Even the bucket seats are vastly unsupportive, and feel more like your living room couch than the locus of a spirited driving experience. Controls and gauges are clean and well-laid-out, what few there are. Sometimes the reach can be kind of long, but that is because of the cavernous interior volume.

    I believe you could put a full 88-key grand piano keyboard across the dash, without modification.

    These whales (pilot whales, maybe, but whales nonetheless), were clearly designed with the high banks of Talledega and OMS in mind, NOT the twistys at Laguna Seca.

    It was definitely designed for that, and for daily commutes, with all the kids in tow.

    It is a worthwhile project, and the price is probably about right, but you will have to warm that 302 up… a lot.

  11. OIL SLICK

    What a bunch of whiners and complainers. If you don’t like the deal then go negotiate it with her. She sounds like a reasonable enough gal and you haven’t even seen what she has.

    You guys are weak

  12. wuzjeepnowsaab

    It’s amazing how much of it sticks out beyond the rear wheels. Between that and the mail slot view through that raked back window I’m sure it was a challenge everytime you went to parallel park this beastie. Love it though!

  13. JagManBill

    My Sister had a 67 500 fastback. I seem to remember that it was a one year only tho as in 68 the platform was taken over by the Torino. 289/C4 auto and bench seat. Black/Black. Really nice car. To bad I wrecked it going to homecoming….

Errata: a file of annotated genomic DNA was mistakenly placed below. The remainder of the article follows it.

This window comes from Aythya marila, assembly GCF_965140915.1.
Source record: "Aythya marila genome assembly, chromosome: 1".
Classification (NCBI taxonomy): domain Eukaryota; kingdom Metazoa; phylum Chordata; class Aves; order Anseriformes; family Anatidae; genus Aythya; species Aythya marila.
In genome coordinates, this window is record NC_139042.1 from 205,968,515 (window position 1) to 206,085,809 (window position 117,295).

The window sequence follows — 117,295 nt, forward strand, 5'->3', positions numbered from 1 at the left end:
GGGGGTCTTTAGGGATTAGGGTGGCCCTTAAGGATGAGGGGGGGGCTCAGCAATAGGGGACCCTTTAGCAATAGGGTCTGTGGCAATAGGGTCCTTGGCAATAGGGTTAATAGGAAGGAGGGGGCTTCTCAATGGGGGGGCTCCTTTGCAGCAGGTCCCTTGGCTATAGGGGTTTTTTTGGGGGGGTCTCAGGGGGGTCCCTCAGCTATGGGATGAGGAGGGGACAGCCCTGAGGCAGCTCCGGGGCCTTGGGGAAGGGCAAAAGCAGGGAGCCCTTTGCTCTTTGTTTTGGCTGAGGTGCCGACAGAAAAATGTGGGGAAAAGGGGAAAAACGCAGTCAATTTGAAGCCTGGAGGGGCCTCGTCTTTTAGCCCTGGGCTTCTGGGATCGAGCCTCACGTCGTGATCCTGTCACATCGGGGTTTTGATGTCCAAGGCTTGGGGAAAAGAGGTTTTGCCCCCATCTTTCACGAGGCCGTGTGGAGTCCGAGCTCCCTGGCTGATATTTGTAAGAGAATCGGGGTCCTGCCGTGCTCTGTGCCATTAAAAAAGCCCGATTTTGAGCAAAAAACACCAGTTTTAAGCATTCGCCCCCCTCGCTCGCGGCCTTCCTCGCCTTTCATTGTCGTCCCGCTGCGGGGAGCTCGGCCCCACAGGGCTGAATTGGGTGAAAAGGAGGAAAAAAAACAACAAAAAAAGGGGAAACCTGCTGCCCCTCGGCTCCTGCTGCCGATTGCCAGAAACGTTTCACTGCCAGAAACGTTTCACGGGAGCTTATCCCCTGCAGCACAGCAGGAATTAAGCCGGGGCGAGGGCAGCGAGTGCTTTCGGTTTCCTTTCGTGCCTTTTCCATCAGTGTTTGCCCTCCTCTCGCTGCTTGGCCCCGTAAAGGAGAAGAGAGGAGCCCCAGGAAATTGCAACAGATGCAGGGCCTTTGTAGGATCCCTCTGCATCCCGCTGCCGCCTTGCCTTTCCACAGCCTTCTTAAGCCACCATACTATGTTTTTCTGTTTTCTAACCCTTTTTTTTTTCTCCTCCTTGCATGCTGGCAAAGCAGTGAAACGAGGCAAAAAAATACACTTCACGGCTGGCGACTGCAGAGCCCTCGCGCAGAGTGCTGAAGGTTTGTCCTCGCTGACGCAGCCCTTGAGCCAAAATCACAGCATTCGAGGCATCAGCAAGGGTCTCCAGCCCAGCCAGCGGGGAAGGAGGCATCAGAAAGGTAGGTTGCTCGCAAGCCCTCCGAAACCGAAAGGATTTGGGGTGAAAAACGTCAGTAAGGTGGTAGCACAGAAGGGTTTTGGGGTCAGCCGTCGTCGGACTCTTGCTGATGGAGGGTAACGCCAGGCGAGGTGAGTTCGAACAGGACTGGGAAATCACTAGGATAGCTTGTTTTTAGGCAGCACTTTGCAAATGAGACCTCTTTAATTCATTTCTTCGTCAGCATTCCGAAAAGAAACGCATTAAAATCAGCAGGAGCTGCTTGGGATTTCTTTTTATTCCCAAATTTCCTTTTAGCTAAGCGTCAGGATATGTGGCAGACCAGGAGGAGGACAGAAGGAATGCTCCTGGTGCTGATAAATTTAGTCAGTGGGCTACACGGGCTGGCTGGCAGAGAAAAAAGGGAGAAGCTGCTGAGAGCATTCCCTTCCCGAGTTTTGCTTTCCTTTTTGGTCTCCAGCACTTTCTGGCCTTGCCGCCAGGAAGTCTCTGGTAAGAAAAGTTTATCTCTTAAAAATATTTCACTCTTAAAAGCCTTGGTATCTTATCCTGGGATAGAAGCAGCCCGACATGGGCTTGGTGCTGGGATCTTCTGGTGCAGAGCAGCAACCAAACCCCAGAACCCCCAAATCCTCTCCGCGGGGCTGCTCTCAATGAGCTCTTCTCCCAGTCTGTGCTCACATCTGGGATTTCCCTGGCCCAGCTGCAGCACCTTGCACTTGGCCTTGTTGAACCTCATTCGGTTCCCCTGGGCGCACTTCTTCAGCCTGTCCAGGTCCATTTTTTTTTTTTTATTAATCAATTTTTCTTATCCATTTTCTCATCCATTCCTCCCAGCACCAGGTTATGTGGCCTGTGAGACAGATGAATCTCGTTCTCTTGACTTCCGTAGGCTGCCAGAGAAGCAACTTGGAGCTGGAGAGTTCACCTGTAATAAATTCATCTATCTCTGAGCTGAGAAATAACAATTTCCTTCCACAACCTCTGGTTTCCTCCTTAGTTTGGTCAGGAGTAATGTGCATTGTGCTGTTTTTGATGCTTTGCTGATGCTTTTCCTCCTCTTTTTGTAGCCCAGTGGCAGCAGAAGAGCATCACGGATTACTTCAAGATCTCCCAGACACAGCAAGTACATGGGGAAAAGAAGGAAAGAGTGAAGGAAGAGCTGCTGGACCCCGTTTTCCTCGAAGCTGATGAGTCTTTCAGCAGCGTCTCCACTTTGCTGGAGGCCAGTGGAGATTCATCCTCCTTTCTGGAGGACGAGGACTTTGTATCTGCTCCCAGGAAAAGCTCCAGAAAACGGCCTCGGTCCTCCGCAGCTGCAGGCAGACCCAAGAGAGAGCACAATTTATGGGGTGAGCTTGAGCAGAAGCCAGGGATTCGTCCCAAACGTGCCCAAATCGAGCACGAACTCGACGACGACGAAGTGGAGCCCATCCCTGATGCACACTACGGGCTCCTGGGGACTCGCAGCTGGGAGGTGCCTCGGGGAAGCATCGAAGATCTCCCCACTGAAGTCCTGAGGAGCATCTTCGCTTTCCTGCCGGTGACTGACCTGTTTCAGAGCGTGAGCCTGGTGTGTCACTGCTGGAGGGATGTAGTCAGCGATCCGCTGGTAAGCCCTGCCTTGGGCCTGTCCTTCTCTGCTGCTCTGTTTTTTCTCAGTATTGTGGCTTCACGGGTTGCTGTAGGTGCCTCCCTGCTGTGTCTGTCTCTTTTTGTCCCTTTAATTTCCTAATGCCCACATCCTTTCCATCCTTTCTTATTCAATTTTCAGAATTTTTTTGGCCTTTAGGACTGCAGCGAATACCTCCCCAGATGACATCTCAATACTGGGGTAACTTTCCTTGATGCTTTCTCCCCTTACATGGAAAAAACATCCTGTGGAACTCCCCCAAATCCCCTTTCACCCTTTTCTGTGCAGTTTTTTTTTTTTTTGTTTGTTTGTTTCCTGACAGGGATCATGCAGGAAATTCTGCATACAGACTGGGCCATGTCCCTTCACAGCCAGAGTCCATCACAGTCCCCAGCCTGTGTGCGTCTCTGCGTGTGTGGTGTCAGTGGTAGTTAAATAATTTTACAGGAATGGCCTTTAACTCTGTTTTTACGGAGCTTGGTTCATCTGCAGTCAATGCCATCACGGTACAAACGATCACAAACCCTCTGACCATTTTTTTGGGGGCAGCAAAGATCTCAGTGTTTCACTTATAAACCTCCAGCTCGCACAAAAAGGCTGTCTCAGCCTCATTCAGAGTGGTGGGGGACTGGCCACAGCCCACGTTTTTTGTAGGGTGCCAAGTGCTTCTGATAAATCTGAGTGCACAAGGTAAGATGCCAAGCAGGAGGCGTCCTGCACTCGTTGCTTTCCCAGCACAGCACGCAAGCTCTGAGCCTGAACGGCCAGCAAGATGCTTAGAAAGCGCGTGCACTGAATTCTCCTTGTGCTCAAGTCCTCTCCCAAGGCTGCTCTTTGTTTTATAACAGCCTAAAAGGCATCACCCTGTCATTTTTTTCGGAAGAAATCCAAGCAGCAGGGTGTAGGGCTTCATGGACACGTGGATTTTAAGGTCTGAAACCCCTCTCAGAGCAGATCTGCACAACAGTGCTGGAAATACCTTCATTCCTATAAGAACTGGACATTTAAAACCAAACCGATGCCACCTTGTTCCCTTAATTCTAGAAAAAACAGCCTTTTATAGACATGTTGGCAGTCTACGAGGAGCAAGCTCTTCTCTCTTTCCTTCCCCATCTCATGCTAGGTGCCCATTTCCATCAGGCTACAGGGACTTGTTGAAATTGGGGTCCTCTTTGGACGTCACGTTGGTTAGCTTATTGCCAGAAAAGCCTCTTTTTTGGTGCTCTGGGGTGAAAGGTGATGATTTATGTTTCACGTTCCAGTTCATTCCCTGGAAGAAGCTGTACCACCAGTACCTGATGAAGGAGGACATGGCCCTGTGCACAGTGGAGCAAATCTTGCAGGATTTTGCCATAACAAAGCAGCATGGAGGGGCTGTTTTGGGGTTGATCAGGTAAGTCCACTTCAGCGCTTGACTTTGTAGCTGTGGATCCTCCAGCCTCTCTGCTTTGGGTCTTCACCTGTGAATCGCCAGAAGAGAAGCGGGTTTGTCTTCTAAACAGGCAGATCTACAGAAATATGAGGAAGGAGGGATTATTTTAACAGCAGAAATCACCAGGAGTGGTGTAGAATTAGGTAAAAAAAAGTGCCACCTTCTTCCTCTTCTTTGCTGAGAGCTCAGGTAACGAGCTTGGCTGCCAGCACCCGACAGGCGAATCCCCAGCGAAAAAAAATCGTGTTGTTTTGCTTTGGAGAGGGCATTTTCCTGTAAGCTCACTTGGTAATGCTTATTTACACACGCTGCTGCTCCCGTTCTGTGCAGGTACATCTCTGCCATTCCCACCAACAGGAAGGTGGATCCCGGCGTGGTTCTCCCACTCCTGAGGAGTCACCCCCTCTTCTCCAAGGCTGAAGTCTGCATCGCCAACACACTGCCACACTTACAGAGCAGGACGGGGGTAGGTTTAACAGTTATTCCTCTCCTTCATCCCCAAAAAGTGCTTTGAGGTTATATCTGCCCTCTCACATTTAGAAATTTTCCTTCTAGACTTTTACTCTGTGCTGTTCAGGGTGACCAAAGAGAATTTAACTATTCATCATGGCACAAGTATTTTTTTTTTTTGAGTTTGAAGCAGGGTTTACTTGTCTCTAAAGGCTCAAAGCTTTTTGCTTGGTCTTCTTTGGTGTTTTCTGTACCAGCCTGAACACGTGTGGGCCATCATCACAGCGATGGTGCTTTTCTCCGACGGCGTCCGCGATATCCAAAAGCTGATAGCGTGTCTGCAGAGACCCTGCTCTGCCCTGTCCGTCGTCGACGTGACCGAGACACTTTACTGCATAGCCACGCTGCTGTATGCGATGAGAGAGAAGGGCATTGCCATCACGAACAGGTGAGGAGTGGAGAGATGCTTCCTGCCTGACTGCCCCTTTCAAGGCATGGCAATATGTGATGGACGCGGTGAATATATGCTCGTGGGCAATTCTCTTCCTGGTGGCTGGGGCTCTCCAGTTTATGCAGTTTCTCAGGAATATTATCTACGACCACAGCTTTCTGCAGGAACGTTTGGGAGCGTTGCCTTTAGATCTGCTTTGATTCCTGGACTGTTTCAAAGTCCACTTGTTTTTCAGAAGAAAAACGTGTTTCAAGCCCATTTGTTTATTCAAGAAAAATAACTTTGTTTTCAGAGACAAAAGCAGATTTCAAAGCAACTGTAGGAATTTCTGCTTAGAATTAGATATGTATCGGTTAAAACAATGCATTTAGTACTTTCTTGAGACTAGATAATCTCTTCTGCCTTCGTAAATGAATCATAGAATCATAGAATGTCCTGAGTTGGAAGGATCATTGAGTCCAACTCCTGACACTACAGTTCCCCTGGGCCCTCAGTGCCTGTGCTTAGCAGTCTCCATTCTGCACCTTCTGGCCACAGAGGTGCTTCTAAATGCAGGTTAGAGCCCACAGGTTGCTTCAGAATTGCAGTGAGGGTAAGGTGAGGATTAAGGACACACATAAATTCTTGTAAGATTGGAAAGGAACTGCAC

14. Tony Pagano

    Or for potentially under $10K, one might consider looking at something like this ’68.

    https://www.halltruckandauto.com/1968_Ford_Fairlane%20500_Redmond_OR_11671496.veh

    The price was listed as $9,995 as a year-end discount until recently, so I think negotiating the $11.7K down is very possible.

    I think $5K is asking a bit much for the ’69, but if someone prefers a bit of a project,….

  15. mike

    I’d drive it home, if it weren’t 2000 miles….I’m out

  16. Big Al

    I agree with oil slick. If someone wanted this particular model, it could be a sweet deal. Maybe the parts are nos. who knows? Does that me me a sucker?

  17. Troy s

    Gotta lose the weenie wheels! Hahaha! Man, this could be a sweet ride and you don’t see these all that much anymore compared to the other makes.
    This particular car was no goat killer, obviously just a nice passenger car with the doggy 302, and that’s how most of these were anyways. With a 428 cobra jet this would have been a very quick car, I think the 351 was available in ’69, the 390 was still around too. Only one worthy of real performance was the 428. Personally, I like the coupe better than the fast back of these year Torino’s.

  18. JagManBill

    On the size of the tires…my guess is they are “factory” correct. Original tire under this car would have been an F78 14 if I remember. Pretty small to the eye for this size of car. As for the spares. If you don’t buy them when you buy the car, they suddenly become an albatross to the seller – maybe even get at less than 1/2 price with a reminder to the seller that now they have no use and no market…

  19. JagManBill

    …and its gone…